First, the bureaucratic structures in charge of communicating with the public at the national level have struggled to do so effectively. While much criticism has rightly been directed towards the Trump administration for the incoherence of its messaging around COVID, it is also true that the public health bureaucracy has, at times, presented the public with mixed messages around what to do during this crisis. This is the case now, for example, as messaging changes around masking and it is difficult to get a sense of public health speaking with a clear voice on the subject. It is also the case that bureaucratic messaging around the pandemic could sound, at times, moralizing and pedantic, undercutting its effectiveness. (I have written previously on moralism in public health here). This challenge of tone was perhaps informed by the tendency of bureaucracies to become “bubbles” in which policies and the terms in which policies are expressed become more reflective of the words and priorities of the bureaucracy than of the population it serves. This speaks to the broader challenge of when bureaucracies become, in a sense, their own constituencies, aiming to support their own internal continuity more than they may aim to support their outward-facing goals.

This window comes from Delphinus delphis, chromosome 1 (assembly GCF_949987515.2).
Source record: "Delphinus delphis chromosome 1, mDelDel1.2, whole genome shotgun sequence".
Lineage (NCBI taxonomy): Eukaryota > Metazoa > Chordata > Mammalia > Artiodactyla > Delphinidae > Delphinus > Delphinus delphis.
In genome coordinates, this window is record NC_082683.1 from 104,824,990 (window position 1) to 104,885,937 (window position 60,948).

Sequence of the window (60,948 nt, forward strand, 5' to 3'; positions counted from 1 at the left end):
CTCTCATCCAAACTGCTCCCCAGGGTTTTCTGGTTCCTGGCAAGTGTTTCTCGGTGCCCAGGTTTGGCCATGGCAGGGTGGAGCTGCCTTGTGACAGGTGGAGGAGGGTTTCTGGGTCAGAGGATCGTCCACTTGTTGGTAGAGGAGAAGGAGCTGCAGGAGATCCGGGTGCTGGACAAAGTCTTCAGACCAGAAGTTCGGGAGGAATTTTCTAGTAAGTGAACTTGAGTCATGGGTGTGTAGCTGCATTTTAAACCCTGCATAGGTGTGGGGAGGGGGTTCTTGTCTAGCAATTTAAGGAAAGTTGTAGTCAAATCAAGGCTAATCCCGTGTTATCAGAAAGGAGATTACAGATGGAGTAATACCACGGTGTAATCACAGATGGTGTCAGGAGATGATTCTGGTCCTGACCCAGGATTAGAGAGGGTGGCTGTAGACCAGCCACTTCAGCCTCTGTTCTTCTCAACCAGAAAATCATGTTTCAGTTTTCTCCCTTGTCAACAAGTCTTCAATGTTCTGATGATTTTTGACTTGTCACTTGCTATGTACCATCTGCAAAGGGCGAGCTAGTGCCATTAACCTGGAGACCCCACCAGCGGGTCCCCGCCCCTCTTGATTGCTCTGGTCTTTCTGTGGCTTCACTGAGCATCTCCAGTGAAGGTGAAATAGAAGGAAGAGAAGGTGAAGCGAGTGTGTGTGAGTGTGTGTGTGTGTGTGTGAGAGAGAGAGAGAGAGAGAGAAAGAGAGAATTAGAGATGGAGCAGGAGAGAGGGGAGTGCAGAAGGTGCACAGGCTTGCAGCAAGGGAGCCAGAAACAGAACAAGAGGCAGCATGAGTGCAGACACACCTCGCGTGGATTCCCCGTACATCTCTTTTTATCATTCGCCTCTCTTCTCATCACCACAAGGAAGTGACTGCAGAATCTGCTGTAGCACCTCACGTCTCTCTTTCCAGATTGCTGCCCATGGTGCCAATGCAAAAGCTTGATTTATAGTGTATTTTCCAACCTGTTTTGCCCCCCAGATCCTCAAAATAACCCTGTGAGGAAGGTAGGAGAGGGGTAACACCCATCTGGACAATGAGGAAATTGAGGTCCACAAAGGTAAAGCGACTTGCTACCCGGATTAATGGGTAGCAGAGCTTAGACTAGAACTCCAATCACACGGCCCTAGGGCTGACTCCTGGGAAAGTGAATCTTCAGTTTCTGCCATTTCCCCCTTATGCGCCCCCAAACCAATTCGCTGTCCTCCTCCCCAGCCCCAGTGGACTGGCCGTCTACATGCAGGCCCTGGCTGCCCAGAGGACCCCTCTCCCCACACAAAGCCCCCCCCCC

Second, the messy rollout of vaccine access has revealed bureaucracy’s limits in implementing solutions at scale in the midst of crisis. An organization like the CDC can study vaccines, make recommendations about their use, even assist in their delivery. But there is only so much it can do when it comes to persuading populations to actually get the shot. It is here, particularly, where the “faceless” character of bureaucracy can be problematic. The organizations making public health recommendations are staffed by people who were not selected by the public—this is true even when it comes to the White House, where just a handful of the decision-makers inside were directly elected to their posts. This can inform mistrust, a feeling, in the case of vaccines, of “Just who are these people who are telling me to put something in my body?” This difficulty is perhaps less a failing of those working within the public health bureaucracy and more a limitation of the structure of bureaucracy itself, one which has been on display during the pandemic.